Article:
• blood in urine
  • back pain
  • fatigue
  • troubled sleep
  • puffy eyes
  • reduced appetite
  • muscle spasms/cramps

Pain, swelling and changes in urination may be indicative of enlarged kidneys. Although relatively uncommon, these symptoms should not be taken lightly. Enlarged kidneys may be caused by stones, tumors, radiation, polycystic kidney disease, or abscess formation around the kidney.

Types of kidney disease

There are broadly two types of kidney disease based on disease duration. This is the simplest categorization of kidney disease which will help you gain a better understanding of the disease process.

  • Acute kidney disease/failure:

This is a sudden downward spiral of kidney function over a matter of hours to days. Five percent of all hospital admissions and 30% of ICU admissions are also found to be in acute renal y resfailure. Renal injurults in an immediate rise of kidney enzymes such as urea and creatinine in the blood. If you have been experiencing unexplained and sudden outbursts of nausea, vomiting, malaise or feel disoriented, it might not be the occasional upset stomach. It’s always better to get it checked out. Go to the Emergency Department with anything urgent. If not you can always contact an online physician or kidney doctor. For more information, visit www.iMEDhealth.us.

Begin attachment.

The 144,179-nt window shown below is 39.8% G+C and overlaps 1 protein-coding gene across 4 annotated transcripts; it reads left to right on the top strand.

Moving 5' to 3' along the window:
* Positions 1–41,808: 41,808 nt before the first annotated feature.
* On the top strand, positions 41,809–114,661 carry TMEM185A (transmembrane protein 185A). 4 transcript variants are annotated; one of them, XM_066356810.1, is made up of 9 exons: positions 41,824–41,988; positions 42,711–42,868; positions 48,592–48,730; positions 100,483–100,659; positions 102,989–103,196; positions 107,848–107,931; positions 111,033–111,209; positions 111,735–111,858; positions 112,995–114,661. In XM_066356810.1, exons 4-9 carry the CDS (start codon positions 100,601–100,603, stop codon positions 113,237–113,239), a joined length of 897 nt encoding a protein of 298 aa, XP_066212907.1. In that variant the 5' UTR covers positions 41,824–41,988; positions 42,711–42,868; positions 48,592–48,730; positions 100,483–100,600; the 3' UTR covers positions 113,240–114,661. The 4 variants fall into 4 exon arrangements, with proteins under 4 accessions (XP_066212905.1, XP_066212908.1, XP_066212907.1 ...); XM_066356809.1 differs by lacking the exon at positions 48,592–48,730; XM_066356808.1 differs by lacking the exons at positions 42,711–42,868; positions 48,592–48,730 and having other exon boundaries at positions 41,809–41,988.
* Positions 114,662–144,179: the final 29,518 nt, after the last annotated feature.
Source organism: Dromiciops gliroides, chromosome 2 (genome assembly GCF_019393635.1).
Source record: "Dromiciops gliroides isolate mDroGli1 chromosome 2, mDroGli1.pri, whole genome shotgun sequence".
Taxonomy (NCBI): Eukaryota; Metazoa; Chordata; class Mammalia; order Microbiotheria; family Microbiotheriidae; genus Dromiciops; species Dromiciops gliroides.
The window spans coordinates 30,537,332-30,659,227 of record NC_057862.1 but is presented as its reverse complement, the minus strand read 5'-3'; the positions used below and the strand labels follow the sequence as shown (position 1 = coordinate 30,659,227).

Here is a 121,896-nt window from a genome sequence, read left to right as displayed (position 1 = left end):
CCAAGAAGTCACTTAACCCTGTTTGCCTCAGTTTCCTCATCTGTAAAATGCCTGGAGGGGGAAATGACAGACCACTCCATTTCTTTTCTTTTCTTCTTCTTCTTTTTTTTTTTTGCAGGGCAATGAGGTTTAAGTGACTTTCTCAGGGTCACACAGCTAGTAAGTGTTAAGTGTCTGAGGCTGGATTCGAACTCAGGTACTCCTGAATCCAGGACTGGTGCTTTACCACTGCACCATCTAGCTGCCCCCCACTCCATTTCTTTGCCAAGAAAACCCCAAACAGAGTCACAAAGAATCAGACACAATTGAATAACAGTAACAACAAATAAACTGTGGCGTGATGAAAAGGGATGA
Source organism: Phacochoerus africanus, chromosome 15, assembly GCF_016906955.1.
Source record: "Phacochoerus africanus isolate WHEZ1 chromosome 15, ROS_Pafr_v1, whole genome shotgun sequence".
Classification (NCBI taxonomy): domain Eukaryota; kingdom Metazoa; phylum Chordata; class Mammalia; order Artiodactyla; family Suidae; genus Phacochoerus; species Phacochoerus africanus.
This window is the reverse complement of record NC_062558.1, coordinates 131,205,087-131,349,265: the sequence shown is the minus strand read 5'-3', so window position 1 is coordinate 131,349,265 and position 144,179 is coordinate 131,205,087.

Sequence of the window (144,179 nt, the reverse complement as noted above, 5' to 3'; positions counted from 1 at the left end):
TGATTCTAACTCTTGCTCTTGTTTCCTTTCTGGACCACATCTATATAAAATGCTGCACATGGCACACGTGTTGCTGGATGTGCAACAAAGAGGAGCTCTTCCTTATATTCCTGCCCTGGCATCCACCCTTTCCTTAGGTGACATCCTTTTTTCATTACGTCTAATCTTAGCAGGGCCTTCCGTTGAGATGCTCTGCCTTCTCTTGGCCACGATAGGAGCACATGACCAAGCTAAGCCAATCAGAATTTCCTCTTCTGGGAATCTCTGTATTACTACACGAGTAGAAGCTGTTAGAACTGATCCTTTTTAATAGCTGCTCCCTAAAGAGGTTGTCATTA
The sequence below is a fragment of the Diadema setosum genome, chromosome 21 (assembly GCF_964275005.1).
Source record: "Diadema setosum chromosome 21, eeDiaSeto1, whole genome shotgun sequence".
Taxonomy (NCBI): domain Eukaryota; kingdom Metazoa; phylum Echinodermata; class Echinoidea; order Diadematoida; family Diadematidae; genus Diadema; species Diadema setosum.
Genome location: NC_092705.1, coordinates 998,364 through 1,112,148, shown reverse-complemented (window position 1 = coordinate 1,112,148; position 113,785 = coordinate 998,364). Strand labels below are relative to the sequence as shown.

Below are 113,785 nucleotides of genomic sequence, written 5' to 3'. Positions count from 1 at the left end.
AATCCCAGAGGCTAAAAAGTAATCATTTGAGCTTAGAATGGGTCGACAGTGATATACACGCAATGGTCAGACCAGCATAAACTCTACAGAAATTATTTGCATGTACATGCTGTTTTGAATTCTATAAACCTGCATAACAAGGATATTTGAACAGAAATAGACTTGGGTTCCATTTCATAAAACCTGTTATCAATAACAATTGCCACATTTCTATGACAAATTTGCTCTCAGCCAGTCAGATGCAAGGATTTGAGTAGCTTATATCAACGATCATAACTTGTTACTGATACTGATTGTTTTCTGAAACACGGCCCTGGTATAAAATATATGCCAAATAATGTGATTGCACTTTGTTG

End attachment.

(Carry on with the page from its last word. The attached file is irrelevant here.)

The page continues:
• Chronic kidney disease:

Up to 20 million Americans are affected with chronic kidney disease. That is about 1 in 9 adults! There is progressive loss of kidney function over a period of month to years. Greater than 70% of the cases are attributed to Diabetes Mellitus and Hypertension (high blood pressure). Whatever the cause of impaired kidney function, most symptoms arise from secondary complications. For instance, difficulty in concentrating, subtle memory changes, restless legs, weakness and altered sensation in the limbs can develop as the disease progresses.